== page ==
A discussion came up with a friend, who is also a travel writer, in my local bar about the topic of hotels. She adores the fancy ones, and when we travelled to Bratislava together she forked out for a beautiful, historic hotel, complete with a stained glass ceiling, matching dressing gowns on the beds and a lobby boy named Joseph. I simply contributed to the trip by buying the train tickets, a few beers and dinner. While I can appreciate a nice hotel and lust after fin de siécle wonders that would put the Grand Budapest Hotel to shame, when I travel alone I prefer to forgo the luxury and comfort of a hotel and choose the hospitality of a homestay. This partly stems from budgetary reasons, since sleeping in someone’s spare room is ultimately cheaper than a hotel and more comfortable than a hostel dorm room.
But mostly I love staying with locals to get an insight into the heart of the place. Whether it’s a retired Bosniak football coach and his family in Sarajevo, a Georgian family up in the Caucasus Mountains who barely spoke English but made the best breakfast I’ve ever had, or a landscape gardener in Ljubljana who shared breakfast with me on her sunny balcony while we discussed Melania Trump’s Slovenian roots and cats (unrelated topics), I can say with certainty that all my home stays have been wonderful experiences.
Make New Friends, Hear New Stories
One of things I love about homestays is that when it goes well it’s like staying with a friend. This means it’s important to pick the right person, and I’ll talk a bit about this later, but usually at worst the experience is more formal (although I can appreciate the risk some feel), at best you gain a new friend in that location.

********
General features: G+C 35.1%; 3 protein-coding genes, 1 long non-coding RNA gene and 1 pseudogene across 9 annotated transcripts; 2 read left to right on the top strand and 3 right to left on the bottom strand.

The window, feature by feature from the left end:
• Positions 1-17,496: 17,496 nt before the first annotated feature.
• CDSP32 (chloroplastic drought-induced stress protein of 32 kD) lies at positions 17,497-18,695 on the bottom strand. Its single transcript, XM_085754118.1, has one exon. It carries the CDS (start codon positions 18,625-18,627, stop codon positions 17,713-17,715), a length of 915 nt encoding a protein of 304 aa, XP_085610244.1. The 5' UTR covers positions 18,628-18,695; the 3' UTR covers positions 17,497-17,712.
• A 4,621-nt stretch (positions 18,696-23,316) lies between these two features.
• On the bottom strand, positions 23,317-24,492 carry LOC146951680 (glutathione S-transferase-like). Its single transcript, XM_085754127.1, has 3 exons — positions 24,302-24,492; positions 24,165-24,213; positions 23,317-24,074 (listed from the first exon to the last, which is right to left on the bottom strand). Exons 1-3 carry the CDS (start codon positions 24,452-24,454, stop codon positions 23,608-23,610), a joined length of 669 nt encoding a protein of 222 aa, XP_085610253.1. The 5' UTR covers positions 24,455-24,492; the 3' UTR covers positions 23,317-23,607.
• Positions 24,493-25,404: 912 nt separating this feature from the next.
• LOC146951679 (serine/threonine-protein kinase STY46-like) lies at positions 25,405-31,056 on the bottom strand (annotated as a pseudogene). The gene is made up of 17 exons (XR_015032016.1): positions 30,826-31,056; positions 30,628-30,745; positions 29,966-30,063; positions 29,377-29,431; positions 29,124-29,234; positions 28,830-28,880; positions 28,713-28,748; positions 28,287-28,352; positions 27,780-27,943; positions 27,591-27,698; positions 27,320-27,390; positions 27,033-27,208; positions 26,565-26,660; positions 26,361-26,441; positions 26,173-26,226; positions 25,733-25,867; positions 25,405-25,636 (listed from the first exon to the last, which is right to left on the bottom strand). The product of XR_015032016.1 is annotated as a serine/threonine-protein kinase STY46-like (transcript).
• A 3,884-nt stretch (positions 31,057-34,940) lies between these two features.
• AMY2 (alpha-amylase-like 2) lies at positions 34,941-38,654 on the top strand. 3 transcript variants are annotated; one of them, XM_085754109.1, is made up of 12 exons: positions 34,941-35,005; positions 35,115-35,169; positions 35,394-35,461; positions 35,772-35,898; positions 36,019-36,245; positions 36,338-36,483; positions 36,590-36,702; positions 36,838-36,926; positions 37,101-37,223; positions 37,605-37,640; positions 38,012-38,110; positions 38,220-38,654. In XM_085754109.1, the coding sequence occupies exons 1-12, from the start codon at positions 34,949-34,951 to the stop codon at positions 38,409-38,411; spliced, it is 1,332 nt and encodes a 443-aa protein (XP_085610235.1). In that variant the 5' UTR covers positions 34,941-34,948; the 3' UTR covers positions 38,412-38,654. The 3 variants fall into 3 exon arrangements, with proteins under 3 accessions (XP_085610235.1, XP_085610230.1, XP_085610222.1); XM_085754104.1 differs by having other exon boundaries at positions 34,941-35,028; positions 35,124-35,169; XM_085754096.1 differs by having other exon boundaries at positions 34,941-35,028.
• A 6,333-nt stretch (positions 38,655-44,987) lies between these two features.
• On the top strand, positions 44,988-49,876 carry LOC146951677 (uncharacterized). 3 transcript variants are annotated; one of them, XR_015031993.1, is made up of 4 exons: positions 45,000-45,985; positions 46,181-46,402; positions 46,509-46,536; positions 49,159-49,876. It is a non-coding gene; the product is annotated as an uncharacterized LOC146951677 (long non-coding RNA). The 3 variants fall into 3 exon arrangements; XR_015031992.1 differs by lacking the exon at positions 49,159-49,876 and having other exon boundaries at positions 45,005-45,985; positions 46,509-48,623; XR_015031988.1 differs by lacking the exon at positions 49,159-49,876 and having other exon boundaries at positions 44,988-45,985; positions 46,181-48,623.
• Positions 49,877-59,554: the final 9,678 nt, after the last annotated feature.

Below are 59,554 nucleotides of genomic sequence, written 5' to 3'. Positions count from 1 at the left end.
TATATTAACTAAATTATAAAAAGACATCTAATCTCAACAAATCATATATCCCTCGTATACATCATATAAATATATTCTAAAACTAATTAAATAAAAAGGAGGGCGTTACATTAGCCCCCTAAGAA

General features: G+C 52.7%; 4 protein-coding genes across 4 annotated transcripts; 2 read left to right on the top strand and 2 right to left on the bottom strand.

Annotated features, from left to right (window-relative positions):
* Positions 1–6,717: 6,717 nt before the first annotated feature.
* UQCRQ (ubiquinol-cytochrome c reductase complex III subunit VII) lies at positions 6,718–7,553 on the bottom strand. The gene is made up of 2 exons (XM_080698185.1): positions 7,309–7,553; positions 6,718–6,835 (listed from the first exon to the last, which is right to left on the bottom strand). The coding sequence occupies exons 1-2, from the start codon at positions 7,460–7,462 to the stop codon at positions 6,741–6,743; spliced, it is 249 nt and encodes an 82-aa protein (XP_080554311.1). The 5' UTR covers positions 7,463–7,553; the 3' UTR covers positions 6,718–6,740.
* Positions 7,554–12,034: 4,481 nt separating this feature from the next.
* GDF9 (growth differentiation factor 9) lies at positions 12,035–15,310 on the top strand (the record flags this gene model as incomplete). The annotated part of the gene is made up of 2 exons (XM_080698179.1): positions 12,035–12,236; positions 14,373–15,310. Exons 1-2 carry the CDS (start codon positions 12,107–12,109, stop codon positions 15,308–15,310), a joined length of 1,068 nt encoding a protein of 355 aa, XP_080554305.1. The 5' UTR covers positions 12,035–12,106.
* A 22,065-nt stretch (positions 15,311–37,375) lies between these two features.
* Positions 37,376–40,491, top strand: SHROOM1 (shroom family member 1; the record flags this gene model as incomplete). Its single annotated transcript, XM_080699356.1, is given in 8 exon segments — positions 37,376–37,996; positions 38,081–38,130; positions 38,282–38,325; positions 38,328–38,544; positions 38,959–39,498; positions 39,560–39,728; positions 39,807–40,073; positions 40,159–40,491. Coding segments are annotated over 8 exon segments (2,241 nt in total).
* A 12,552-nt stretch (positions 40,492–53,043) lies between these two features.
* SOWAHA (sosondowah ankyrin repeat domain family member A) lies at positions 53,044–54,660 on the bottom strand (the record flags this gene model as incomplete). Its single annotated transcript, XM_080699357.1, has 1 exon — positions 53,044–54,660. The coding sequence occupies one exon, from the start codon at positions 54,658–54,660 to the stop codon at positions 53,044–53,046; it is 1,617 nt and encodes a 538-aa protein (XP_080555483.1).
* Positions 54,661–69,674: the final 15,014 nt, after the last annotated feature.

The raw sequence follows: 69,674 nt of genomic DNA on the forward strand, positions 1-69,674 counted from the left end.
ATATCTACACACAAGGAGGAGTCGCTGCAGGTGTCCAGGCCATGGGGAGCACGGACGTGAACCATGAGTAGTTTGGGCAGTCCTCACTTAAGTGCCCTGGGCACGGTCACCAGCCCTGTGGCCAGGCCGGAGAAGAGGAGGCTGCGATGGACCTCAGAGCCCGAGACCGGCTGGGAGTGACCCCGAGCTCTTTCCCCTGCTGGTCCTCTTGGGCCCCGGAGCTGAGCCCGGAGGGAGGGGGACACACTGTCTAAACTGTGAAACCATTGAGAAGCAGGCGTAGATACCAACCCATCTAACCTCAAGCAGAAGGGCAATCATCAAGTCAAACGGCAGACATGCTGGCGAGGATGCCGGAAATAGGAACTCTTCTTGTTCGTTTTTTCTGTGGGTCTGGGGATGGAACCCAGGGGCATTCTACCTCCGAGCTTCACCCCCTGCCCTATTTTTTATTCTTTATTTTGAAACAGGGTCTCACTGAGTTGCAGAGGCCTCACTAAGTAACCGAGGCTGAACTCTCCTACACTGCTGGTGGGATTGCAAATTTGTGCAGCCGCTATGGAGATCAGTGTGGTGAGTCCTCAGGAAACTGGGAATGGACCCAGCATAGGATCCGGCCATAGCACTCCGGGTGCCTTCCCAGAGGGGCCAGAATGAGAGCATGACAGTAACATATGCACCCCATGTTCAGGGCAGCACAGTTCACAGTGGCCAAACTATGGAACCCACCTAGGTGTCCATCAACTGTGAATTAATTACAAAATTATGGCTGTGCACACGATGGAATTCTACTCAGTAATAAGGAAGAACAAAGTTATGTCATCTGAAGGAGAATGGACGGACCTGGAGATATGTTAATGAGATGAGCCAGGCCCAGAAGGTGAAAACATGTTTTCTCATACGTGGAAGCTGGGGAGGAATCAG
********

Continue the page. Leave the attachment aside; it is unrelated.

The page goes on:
When I arrived in Riga, I took off my shoes, slipped into some fluffy slippers before putting my suitcases on the bed. My hosts invited me into the kitchen and sat down for tea while my hosts, a Spanish-Latvian couple, recounted their love story on how they met on the Camino de Santiago. I even got the chance to rekindle my rusty Spanish as we drank tea, discussed topics ranging from Spain, Latvia, art nouveau and even science and food.
The moment I turned up at the flat in the suburbs of Ljubljana, exhausted after an 8-hour train ride from Budapest, my host took one look at me and handed me a beer. “I think you need this,” she said with a smile. I gave her a small bottle of Unicum Plum I had bought as a gift and we sat down for a chat. She was a landscape gardener designing gardens for small urban places. She told me a lot about her job, which I knew nothing about, and she met me in town for a coffee by the riverside market. On my last day I bought a couple of bottles of craft beers we shared on the terrace while bonding over our mutual love of cats (she had 2 lovely kitties in the flat).
Get a Local Guide
When I arrived in Sarajevo, my host picked me up from the bus station. He was an old man, but full of life and passion for the city. The moment we sat down in his house up in Kovaci over a cup of Bosnian coffee he pulled out a note pad and wrote down all the places I must eat at.